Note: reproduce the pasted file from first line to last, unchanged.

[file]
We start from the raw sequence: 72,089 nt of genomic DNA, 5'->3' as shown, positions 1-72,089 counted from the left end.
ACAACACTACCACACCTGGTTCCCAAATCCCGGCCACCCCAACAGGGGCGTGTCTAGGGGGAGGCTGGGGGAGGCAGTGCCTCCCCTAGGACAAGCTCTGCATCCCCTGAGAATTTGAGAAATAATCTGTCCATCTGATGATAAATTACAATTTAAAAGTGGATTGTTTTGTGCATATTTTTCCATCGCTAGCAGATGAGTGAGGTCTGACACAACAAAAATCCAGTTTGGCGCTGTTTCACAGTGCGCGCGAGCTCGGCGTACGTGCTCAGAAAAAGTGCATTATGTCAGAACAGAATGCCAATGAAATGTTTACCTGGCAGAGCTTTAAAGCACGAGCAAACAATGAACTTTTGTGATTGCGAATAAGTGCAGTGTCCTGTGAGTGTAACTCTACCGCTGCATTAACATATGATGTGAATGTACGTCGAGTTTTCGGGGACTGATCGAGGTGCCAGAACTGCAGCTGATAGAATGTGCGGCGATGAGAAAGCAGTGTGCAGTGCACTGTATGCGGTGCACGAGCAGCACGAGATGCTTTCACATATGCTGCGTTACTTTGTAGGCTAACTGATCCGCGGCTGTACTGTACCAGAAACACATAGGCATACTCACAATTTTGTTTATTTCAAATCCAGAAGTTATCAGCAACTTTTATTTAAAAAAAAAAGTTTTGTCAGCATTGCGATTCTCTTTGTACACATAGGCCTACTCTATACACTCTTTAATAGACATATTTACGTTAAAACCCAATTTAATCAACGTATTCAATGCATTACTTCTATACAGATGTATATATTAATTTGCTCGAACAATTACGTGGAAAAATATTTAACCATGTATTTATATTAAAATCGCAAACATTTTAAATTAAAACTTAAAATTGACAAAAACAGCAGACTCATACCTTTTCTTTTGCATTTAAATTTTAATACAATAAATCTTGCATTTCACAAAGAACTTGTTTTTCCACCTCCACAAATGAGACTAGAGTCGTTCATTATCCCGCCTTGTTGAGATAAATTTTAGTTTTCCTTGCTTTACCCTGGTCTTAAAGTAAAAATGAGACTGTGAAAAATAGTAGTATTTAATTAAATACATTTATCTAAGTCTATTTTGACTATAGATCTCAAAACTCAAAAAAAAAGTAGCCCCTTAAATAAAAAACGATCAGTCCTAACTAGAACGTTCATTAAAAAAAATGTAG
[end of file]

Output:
We start from the raw sequence: 72,089 nt of genomic DNA, 5'->3' as shown, positions 1-72,089 counted from the left end.
ACAACACTACCACACCTGGTTCCCAAATCCCGGCCACCCCAACAGGGGCGTGTCTAGGGGGAGGCTGGGGGAGGCAGTGCCTCCCCTAGGACAAGCTCTGCATCCCCTGAGAATTTGAGAAATAATCTGTCCATCTGATGATAAATTACAATTTAAAAGTGGATTGTTTTGTGCATATTTTTCCATCGCTAGCAGATGAGTGAGGTCTGACACAACAAAAATCCAGTTTGGCGCTGTTTCACAGTGCGCGCGAGCTCGGCGTACGTGCTCAGAAAAAGTGCATTATGTCAGAACAGAATGCCAATGAAATGTTTACCTGGCAGAGCTTTAAAGCACGAGCAAACAATGAACTTTTGTGATTGCGAATAAGTGCAGTGTCCTGTGAGTGTAACTCTACCGCTGCATTAACATATGATGTGAATGTACGTCGAGTTTTCGGGGACTGATCGAGGTGCCAGAACTGCAGCTGATAGAATGTGCGGCGATGAGAAAGCAGTGTGCAGTGCACTGTATGCGGTGCACGAGCAGCACGAGATGCTTTCACATATGCTGCGTTACTTTGTAGGCTAACTGATCCGCGGCTGTACTGTACCAGAAACACATAGGCATACTCACAATTTTGTTTATTTCAAATCCAGAAGTTATCAGCAACTTTTATTTAAAAAAAAAAGTTTTGTCAGCATTGCGATTCTCTTTGTACACATAGGCCTACTCTATACACTCTTTAATAGACATATTTACGTTAAAACCCAATTTAATCAACGTATTCAATGCATTACTTCTATACAGATGTATATATTAATTTGCTCGAACAATTACGTGGAAAAATATTTAACCATGTATTTATATTAAAATCGCAAACATTTTAAATTAAAACTTAAAATTGACAAAAACAGCAGACTCATACCTTTTCTTTTGCATTTAAATTTTAATACAATAAATCTTGCATTTCACAAAGAACTTGTTTTTCCACCTCCACAAATGAGACTAGAGTCGTTCATTATCCCGCCTTGTTGAGATAAATTTTAGTTTTCCTTGCTTTACCCTGGTCTTAAAGTAAAAATGAGACTGTGAAAAATAGTAGTATTTAATTAAATACATTTATCTAAGTCTATTTTGACTATAGATCTCAAAACTCAAAAAAAAAGTAGCCCCTTAAATAAAAAACGATCAGTCCTAACTAGAACGTTCATTAAAAAAAATGTAG